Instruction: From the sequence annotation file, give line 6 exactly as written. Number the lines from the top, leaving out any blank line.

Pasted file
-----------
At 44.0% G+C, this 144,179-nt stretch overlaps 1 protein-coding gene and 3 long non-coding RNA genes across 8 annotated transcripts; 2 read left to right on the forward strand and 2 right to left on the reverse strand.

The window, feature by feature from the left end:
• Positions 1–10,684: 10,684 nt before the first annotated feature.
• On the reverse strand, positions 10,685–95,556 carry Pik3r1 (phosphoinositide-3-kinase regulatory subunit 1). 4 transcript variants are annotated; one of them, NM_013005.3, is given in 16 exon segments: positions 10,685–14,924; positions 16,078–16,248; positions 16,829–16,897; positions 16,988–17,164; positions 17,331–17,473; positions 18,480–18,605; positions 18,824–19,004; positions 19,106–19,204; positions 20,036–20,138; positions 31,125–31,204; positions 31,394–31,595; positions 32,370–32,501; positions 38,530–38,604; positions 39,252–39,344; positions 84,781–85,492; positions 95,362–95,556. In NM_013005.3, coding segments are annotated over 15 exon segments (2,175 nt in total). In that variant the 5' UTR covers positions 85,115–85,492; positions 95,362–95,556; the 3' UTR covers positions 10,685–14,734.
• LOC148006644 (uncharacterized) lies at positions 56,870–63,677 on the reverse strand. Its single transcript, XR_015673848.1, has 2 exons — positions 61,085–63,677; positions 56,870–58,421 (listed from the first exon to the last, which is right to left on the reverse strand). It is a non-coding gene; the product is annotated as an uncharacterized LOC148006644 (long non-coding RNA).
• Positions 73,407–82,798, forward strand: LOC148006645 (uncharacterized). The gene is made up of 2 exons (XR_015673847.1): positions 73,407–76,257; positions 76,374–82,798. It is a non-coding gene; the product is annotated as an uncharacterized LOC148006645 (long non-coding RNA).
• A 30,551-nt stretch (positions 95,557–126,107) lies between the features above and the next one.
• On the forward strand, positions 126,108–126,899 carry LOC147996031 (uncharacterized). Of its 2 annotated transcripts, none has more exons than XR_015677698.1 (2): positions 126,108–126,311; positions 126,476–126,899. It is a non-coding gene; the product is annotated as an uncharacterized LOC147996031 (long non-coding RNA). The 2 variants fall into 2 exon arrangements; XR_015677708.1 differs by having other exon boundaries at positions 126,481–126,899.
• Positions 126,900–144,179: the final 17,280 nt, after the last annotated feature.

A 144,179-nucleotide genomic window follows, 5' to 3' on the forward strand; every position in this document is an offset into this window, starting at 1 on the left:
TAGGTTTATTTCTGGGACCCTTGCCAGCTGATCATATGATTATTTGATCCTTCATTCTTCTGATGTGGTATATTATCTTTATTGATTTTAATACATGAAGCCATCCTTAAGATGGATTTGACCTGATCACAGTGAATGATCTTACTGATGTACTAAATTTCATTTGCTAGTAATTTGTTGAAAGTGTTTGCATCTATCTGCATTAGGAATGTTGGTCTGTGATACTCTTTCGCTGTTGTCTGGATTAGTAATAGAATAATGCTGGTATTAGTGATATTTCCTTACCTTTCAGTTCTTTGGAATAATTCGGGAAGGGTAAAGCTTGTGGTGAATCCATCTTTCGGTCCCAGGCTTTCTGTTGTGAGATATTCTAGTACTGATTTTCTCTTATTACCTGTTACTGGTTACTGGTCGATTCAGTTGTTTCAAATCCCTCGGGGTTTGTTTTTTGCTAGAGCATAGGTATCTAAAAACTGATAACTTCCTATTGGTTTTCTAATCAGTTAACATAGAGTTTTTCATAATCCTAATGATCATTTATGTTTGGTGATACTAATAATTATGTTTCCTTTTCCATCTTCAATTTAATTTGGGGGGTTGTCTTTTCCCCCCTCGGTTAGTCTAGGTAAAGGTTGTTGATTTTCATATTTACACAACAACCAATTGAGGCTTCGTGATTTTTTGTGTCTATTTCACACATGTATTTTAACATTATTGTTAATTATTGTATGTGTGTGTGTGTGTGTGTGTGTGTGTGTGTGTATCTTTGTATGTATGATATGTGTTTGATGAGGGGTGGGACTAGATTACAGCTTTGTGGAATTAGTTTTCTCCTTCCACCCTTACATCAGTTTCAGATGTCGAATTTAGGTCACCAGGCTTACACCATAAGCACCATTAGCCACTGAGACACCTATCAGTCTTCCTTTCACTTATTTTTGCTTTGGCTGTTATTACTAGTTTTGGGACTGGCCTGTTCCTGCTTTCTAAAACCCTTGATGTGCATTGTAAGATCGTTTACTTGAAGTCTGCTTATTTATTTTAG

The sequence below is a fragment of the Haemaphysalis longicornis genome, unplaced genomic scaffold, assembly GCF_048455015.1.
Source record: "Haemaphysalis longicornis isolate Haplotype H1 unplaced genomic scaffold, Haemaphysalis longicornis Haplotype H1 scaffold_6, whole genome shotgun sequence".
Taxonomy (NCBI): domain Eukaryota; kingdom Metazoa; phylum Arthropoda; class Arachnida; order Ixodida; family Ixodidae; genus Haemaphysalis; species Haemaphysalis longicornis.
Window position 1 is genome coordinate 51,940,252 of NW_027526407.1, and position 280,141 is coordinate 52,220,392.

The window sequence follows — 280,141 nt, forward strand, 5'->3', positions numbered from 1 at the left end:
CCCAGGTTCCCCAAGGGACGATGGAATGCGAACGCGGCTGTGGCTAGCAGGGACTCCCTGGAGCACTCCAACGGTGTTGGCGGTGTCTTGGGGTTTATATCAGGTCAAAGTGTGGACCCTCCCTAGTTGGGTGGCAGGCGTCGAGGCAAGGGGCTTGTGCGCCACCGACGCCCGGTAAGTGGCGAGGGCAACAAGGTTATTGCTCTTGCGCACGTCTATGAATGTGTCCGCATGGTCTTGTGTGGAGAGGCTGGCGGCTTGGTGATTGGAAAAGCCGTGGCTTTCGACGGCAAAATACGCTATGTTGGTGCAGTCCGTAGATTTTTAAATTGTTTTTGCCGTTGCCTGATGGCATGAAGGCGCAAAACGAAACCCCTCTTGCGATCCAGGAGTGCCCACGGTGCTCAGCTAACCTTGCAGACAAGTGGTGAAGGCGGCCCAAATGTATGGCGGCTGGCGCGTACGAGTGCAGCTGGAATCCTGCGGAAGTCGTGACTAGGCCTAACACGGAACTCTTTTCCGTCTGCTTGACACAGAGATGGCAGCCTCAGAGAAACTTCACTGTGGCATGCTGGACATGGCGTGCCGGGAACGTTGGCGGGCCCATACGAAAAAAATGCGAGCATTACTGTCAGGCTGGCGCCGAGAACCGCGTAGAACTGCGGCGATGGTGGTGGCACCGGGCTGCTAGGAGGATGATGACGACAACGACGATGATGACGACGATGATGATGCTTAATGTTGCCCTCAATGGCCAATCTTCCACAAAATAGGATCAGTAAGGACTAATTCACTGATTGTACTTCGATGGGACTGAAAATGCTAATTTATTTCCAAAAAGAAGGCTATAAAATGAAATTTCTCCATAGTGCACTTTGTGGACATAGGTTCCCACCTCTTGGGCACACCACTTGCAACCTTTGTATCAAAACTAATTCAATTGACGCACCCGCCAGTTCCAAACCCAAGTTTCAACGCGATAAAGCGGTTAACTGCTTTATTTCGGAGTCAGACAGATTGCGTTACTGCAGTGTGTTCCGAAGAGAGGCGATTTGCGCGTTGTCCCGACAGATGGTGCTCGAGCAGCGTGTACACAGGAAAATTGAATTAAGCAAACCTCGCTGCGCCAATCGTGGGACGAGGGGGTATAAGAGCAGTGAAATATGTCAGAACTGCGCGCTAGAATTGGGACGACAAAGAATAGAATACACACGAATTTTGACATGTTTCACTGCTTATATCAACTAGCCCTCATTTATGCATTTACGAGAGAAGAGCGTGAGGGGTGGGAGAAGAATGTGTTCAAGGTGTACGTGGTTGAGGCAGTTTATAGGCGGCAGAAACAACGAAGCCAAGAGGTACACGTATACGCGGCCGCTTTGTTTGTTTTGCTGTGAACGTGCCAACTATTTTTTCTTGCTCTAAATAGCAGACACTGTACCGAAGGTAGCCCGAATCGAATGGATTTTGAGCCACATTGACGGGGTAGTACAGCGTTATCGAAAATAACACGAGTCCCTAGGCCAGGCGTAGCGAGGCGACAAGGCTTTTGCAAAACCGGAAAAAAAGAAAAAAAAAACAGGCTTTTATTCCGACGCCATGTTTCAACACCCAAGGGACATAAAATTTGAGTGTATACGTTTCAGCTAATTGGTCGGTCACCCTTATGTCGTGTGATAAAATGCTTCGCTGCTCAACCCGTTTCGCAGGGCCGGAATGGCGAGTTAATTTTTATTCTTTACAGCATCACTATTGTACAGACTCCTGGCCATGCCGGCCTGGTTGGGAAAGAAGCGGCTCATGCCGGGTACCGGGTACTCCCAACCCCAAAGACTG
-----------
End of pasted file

• Positions 73,407–82,798, forward strand: LOC148006645 (uncharacterized). The gene is made up of 2 exons (XR_015673847.1): positions 73,407–76,257; positions 76,374–82,798. It is a non-coding gene; the product is annotated as an uncharacterized LOC148006645 (long non-coding RNA).